Kokomo team places 6th in evGrandPrix

The Purdue Kokomo GigaWatts team competed in the fourth annual International eVGrandPrix at the Indianapolis Motor Speedway (IMS) May 15. Twenty-three electric go-karts entered from as far away as Oklahoma, Georgia, Canada and China.

The evGrandPrix is more than an electric go-kart race. The purpose of the event is to allow students to use their creativity and imagination to design and implement an electric-powered vehicle. In doing so, they learn about mechanical and electrical systems, energy storage, system efficiency and energy use strategies. The road type course at IMS is delimited using giant plastic blocks (similar to LEGOs®). The race is 50 laps or just over 11 miles.

The GigaWatts team at IMS included second year driver, Paul Kennelly, and crew members, Randall Homme and Alberico Servin. Kennelly qualified in eighth position which entitled the GigaWatts #43 kart to race the A-main against the top 10 qualifying karts. The race began with several caution periods due to incidents among other competitors. Kennelly avoided those incidents (including one where he narrowly missed a flying barricade) and quickly moved to third place. Around lap 30, the second place kart had to pit for a mechanical issue allowing the #43 kart to move into second place.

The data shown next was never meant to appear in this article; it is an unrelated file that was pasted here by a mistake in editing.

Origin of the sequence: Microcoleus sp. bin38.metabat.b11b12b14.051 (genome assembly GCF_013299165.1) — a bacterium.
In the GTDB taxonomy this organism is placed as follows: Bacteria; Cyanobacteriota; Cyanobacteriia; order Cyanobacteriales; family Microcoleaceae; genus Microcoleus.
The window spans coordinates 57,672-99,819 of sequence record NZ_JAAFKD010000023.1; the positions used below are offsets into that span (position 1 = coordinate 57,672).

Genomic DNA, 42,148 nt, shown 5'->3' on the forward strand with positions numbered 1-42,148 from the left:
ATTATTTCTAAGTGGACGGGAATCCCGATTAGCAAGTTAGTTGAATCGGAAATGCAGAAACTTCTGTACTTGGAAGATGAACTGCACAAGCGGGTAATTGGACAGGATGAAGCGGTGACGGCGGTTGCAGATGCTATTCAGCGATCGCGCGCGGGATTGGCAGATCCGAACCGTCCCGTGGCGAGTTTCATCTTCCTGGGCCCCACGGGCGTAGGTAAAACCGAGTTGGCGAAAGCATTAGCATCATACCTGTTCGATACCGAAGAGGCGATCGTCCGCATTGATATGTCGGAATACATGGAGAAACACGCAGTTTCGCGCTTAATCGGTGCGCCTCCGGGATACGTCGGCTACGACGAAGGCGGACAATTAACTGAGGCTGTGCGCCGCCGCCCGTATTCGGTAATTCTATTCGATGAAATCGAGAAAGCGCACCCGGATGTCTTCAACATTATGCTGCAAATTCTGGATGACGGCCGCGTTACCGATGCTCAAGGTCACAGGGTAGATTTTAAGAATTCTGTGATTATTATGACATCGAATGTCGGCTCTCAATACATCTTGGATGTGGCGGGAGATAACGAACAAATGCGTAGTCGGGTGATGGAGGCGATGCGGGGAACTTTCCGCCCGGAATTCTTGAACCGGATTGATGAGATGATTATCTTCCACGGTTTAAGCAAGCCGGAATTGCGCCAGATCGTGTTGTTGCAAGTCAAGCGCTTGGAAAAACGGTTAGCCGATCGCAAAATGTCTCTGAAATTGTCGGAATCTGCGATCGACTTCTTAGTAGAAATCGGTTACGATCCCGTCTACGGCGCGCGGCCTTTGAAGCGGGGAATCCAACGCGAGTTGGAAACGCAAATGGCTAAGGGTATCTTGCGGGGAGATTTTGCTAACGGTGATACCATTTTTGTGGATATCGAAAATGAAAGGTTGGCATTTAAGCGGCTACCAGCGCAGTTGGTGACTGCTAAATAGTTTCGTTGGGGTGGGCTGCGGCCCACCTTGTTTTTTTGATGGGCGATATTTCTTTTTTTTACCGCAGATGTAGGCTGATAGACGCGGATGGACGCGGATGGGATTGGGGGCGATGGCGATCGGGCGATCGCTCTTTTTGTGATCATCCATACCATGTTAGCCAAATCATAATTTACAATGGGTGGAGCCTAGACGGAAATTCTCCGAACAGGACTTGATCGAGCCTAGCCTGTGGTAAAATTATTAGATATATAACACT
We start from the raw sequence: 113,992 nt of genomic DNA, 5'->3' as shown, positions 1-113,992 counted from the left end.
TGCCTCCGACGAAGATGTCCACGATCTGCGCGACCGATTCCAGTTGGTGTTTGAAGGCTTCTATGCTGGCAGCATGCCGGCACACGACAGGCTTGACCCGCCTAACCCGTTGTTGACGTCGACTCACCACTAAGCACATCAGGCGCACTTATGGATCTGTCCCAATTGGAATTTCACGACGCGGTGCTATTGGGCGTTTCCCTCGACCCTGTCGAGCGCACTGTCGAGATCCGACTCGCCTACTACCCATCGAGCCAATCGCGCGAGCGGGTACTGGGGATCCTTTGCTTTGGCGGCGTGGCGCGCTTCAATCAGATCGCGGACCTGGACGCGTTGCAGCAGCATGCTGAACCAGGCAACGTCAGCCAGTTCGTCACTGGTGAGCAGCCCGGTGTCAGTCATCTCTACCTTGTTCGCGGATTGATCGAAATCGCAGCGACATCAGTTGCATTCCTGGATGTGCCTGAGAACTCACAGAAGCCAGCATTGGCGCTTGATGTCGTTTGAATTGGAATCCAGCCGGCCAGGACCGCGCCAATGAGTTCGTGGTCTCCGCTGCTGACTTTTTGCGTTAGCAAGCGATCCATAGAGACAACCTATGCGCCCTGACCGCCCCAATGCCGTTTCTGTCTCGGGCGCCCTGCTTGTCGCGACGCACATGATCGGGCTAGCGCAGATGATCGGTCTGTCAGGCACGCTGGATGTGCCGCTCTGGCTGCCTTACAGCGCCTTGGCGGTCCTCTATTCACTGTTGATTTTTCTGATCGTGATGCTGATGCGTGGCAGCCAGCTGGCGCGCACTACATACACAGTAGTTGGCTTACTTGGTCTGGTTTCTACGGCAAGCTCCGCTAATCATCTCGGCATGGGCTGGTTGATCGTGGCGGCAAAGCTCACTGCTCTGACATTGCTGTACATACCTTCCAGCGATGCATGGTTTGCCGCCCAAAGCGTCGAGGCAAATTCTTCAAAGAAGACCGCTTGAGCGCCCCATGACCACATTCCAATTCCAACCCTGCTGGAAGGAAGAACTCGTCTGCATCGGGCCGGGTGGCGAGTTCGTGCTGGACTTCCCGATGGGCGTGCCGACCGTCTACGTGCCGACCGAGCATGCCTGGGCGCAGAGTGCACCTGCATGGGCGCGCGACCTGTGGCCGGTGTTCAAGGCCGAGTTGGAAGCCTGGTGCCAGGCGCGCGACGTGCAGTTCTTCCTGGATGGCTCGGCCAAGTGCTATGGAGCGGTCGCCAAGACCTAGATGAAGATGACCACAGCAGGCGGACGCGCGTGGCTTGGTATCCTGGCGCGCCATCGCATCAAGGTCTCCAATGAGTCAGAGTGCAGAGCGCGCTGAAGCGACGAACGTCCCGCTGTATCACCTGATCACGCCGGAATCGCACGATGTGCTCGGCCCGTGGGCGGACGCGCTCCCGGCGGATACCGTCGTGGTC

Unfortunately, on lap 40, the kart began shutting down because of low battery voltage (a failsafe system for these karts). Kennelly pitted for a battery change, where it was determined that the motor powering the kart was close to overheating. The #43 kart was retired for the day, but the team still placed a respectable sixth.

The #43 kart was built as part of a course titled Electric Vehicles (EV) and with members of the Purdue Kokomo Electric Vehicle Club. In the EV course, two teams of four students each worked on preparing the kart. One team implemented the electric power train for the kart. The other team developed wireless telemetry for monitoring systems on the kart such as energy usage and battery voltage. This information was broadcasted to a dashboard type display laptop that could be monitored in the pits. The eVGrandPrix was the first opportunity for both the kart and wireless system to be tested in a race environment.

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